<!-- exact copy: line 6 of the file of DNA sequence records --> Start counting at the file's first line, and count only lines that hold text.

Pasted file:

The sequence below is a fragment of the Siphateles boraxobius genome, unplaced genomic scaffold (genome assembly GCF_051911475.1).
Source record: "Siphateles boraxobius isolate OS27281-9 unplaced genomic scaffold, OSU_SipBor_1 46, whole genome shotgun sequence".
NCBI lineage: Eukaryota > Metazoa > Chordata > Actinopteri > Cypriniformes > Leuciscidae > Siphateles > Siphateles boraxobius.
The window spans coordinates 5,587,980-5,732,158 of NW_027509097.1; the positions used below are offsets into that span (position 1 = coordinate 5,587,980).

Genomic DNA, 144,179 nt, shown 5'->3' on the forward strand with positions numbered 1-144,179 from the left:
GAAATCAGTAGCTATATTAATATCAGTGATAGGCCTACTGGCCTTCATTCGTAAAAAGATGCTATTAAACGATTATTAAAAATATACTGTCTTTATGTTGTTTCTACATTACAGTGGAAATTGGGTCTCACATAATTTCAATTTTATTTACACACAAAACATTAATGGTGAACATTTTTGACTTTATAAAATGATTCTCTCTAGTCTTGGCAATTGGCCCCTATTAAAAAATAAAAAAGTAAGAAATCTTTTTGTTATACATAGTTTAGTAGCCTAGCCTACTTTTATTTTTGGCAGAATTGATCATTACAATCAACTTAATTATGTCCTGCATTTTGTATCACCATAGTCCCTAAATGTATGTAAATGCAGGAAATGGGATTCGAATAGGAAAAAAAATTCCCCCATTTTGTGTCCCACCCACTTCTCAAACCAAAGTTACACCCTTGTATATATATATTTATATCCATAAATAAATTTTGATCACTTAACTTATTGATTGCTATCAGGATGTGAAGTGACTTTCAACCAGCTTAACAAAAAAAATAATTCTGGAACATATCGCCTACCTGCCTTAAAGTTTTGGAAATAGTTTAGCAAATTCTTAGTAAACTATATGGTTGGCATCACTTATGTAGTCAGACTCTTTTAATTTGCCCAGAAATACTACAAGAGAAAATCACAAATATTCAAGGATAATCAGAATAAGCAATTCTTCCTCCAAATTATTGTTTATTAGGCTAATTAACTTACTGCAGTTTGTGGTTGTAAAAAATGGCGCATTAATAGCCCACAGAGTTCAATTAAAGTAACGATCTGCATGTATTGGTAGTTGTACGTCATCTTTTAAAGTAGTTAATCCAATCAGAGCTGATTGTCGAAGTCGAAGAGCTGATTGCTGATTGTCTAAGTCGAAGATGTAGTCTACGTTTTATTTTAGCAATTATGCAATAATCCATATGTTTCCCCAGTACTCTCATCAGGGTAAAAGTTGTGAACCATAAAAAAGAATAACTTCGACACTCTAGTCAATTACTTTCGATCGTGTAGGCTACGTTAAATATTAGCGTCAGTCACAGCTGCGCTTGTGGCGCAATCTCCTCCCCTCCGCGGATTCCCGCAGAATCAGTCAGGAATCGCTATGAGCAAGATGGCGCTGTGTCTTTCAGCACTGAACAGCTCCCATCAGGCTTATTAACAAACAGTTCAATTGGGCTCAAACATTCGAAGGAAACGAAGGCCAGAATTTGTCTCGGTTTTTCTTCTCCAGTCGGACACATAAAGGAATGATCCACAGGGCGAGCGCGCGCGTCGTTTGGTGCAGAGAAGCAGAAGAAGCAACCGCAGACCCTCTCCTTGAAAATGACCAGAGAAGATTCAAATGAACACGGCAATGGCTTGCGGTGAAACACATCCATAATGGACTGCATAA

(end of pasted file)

GAAATCAGTAGCTATATTAATATCAGTGATAGGCCTACTGGCCTTCATTCGTAAAAAGATGCTATTAAACGATTATTAAAAATATACTGTCTTTATGTTGTTTCTACATTACAGTGGAAATTGGGTCTCACATAATTTCAATTTTATTTACACACAAAACATTAATGGTGAACATTTTTGACTTTATAAAATGATTCTCTCTAGTCTTGGCAATTGGCCCCTATTAAAAAATAAAAAAGTAAGAAATCTTTTTGTTATACATAGTTTAGTAGCCTAGCCTACTTTTATTTTTGGCAGAATTGATCATTACAATCAACTTAATTATGTCCTGCATTTTGTATCACCATAGTCCCTAAATGTATGTAAATGCAGGAAATGGGATTCGAATAGGAAAAAAAATTCCCCCATTTTGTGTCCCACCCACTTCTCAAACCAAAGTTACACCCTTGTATATATATATTTATATCCATAAATAAATTTTGATCACTTAACTTATTGATTGCTATCAGGATGTGAAGTGACTTTCAACCAGCTTAACAAAAAAAATAATTCTGGAACATATCGCCTACCTGCCTTAAAGTTTTGGAAATAGTTTAGCAAATTCTTAGTAAACTATATGGTTGGCATCACTTATGTAGTCAGACTCTTTTAATTTGCCCAGAAATACTACAAGAGAAAATCACAAATATTCAAGGATAATCAGAATAAGCAATTCTTCCTCCAAATTATTGTTTATTAGGCTAATTAACTTACTGCAGTTTGTGGTTGTAAAAAATGGCGCATTAATAGCCCACAGAGTTCAATTAAAGTAACGATCTGCATGTATTGGTAGTTGTACGTCATCTTTTAAAGTAGTTAATCCAATCAGAGCTGATTGTCGAAGTCGAAGAGCTGATTGCTGATTGTCTAAGTCGAAGATGTAGTCTACGTTTTATTTTAGCAATTATGCAATAATCCATATGTTTCCCCAGTACTCTCATCAGGGTAAAAGTTGTGAACCATAAAAAAGAATAACTTCGACACTCTAGTCAATTACTTTCGATCGTGTAGGCTACGTTAAATATTAGCGTCAGTCACAGCTGCGCTTGTGGCGCAATCTCCTCCCCTCCGCGGATTCCCGCAGAATCAGTCAGGAATCGCTATGAGCAAGATGGCGCTGTGTCTTTCAGCACTGAACAGCTCCCATCAGGCTTATTAACAAACAGTTCAATTGGGCTCAAACATTCGAAGGAAACGAAGGCCAGAATTTGTCTCGGTTTTTCTTCTCCAGTCGGACACATAAAGGAATGATCCACAGGGCGAGCGCGCGCGTCGTTTGGTGCAGAGAAGCAGAAGAAGCAACCGCAGACCCTCTCCTTGAAAATGACCAGAGAAGATTCAAATGAACACGGCAATGGCTTGCGGTGAAACACATCCATAATGGACTGCATAA